Make Me Crazy (Loco, Texas) (2 page)

BOOK: Make Me Crazy (Loco, Texas)
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“Yeah, that’s why I wrote he had to have his own career, so he’d stay out of mine,” she said, tugging on her braid. “Should I have him sign a pre-nup or something?”

“I would, and make it very clear from the beginning it’s not an option.” He read the next line and spluttered, “Marriage in name only?”

A deep scarlet hue colored her cheeks. “Sex just complicates things. This is a business arrangement.”

“Yeah, a long ass business arrangement.” Rubbing his neck with his hand, he asked, “So, are you going to care if he’s seeing someone else on the side? Or is he supposed to just spend his spare time with rosy palm for a year?”

“I don’t care what he does, as long as he leaves me alone,” she said stiffly.

“Okay, so if this is a business arrangement, is there a monetary incentive?” He asked, curiously.

A flash of hurt swept through her eyes so swiftly, if he didn’t know her like he knew himself, he’d have missed it.

“You think I’d have to pay someone to marry me?”

“Hey, you said it was a business arrangement. If that’s the case, then some kind of payment seems logical.” Slipping his arm around the back of the couch, he patted her shoulder and added, “You know, you could spend the next three months trying to meet someone for real. Haven’t you ever thought about marriage and kids?”

“And end up like my mother? No thanks, I’ll pass,” Rand said, shaking his hand off. “You’re probably right about the money. I’ll have to think about it.”

Jake knew that Rand’s parents hadn’t had a happy marriage, if only by the many nights she’d crawled through his window and slept over, but she was way too jaded for a twenty-five year old woman. Surprising himself, he reached out to brush a piece of hair from her forehead and said sincerely, “There are a ton of men in this town who would be lucky to have someone like you.”

He barely had time to dwell on the softness of her skin before, in true Rand form, she started making gagging noises. “Alright, if we’re done with the touchy feely moment, can I start this movie? Disembowelment I can handle, but this sappy chick talk is nauseating.”

 “How is it you can be more of a guy than I am,” he asked, watching her get up and head towards the DVD player, silently cursing himself for his craziness. Whatever weird glitch was going on with him, he needed to nip it in the bud. For a brief moment, he was thinking Red wasn’t so nuts to consider marrying Rand. If she was willing to give her future husband some kind of financial help, as long as he stayed out of her business, why not him? He’d been wanting to buy Loco Tack and Feed for several months, had planned on applying for a loan, but with the money from Rand, he wouldn’t need to deal with the bank.

And it wouldn’t be like it was a real marriage.

 “I don’t act like a guy,” Rand said, twisting around after putting the DVD in. “I’m just not one of those prissy girls you and Red seem to think are sooo wonderful.”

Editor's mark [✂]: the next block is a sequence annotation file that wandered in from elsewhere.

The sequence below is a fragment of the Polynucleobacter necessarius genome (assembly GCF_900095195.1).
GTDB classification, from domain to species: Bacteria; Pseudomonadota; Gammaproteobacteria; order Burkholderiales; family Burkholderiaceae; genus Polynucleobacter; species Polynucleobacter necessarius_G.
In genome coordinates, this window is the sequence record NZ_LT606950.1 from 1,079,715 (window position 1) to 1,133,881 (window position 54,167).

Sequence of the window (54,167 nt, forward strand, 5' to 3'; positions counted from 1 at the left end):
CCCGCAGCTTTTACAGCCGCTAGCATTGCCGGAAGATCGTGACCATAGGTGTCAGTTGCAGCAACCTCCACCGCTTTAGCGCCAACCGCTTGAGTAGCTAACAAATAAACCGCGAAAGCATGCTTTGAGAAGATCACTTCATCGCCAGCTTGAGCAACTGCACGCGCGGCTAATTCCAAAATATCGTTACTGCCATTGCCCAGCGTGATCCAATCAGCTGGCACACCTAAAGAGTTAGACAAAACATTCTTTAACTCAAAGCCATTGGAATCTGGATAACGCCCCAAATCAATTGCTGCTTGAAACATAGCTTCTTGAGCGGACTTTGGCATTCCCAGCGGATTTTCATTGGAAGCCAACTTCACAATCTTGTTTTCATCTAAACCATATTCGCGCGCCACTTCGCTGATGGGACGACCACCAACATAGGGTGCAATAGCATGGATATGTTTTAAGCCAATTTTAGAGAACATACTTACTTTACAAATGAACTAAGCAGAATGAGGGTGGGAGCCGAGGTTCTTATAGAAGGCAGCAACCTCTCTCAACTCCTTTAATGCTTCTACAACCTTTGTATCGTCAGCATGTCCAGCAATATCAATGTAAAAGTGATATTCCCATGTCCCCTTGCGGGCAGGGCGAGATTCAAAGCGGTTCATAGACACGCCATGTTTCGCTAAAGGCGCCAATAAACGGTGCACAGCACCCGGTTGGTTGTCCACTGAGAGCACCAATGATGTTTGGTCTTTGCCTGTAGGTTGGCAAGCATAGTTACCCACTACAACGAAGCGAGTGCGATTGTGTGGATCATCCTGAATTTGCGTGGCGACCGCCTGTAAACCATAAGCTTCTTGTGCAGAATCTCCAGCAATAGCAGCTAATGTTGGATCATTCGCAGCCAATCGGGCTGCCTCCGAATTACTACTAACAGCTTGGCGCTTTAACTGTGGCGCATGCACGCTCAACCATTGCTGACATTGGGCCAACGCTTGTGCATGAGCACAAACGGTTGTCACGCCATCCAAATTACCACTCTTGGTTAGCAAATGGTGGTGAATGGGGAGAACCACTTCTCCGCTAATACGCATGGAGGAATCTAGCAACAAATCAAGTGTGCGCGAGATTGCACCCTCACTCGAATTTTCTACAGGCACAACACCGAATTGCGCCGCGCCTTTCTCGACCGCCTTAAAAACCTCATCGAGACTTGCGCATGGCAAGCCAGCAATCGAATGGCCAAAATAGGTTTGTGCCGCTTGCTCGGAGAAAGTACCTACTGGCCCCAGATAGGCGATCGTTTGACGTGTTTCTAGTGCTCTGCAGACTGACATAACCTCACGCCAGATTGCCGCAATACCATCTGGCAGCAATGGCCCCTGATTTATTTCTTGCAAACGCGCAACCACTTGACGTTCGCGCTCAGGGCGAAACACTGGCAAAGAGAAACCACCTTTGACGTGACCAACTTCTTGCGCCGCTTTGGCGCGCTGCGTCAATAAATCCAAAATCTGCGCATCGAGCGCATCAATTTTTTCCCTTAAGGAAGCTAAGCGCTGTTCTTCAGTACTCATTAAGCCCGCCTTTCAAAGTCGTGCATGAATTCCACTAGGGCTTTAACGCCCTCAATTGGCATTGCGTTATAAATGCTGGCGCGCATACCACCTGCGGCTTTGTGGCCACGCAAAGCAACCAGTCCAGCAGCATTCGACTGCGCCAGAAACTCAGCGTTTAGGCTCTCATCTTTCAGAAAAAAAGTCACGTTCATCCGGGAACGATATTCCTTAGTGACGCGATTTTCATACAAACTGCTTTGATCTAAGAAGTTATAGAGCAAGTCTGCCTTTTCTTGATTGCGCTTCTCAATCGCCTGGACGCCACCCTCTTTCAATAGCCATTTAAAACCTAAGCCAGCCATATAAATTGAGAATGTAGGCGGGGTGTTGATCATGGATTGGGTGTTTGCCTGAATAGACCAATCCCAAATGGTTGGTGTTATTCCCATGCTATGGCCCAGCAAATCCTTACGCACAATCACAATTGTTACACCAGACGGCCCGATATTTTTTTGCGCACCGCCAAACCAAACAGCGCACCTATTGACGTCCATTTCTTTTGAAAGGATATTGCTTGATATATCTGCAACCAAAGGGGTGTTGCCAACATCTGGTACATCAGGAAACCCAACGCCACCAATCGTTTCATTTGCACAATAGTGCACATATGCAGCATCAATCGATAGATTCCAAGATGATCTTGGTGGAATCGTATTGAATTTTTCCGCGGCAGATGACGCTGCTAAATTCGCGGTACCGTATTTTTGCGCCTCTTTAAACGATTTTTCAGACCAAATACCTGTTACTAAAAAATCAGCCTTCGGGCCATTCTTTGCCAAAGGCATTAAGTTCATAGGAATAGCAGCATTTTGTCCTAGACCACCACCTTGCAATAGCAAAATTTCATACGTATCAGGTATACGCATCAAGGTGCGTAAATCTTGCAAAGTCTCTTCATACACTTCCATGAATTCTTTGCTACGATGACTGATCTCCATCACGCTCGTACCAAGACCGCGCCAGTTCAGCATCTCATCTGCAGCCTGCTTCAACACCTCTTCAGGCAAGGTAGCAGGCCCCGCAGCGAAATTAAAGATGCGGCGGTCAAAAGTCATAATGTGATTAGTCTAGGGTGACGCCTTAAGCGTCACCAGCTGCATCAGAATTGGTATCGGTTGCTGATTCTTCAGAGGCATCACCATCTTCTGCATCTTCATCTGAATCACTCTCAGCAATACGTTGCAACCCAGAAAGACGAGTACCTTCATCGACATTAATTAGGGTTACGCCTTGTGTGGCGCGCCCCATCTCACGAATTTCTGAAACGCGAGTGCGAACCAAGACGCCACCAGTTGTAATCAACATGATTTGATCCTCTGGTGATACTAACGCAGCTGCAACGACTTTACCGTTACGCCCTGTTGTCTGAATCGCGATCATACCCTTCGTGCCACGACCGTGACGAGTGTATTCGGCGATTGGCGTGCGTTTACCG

Red’s idea about fluffing up Rand’s femininity popped into Jake’s head. “What if you dressed up a bit? Put on some make up? Maybe you’d catch someone’s attention.”

She gave him a dubious look as she sat next to him. “Because I don’t believe in false advertising. Now, hush up. I want to watch this guy get sliced up.”

“Morbid.”

“Entertaining.” She contradicted.

They settled back against the couch and Jake watched her more than the movie. The straight slim nose was nice with the light sprinkling of freckles: a guy could find that kind of thing endearing, especially if he counted the freckles with his lips.

As appalled as he was by that idea, the sight she presented when she looked over at him, a smear of pizza sauce running from the corner of her mouth to her chin brought him back to reality like a cold shower.

 
“What are you staring at?” She asked, the nose he had been admiring moments before scrunched up at him.

Oh yeah, live with her charm? Not happening, even if it could help him buy the store
.
“A brat with pizza on her face.”

 
“Gone?” She asked after swiping at it vigorously with a napkin.

“Give it.” He said, reaching for the napkin.

“Just tell me where it is, and I’ll get it,” she said, holding the napkin away.

Snatching the scratchy piece of paper from her, he took her chin between his thumb and forefinger. “Hold still.”

“You make me crazy,” she muttered as she obeyed.

“Likewise,” he countered.

Less than a foot stretched between them, nothing that had never happened before, but this was the first time he’d ever noticed the black flecks in her dark brown eyes or the way her lashes fanned her cheeks without any make up or artifice. As he wiped gently at the sauce, he heard her catch her breath, and he wondered what she was thinking. Was she surprised? Was she feeling the same strange fascination with him as he was with her?

“Is it gone?” She asked, her voice so soft he had to bend to hear it.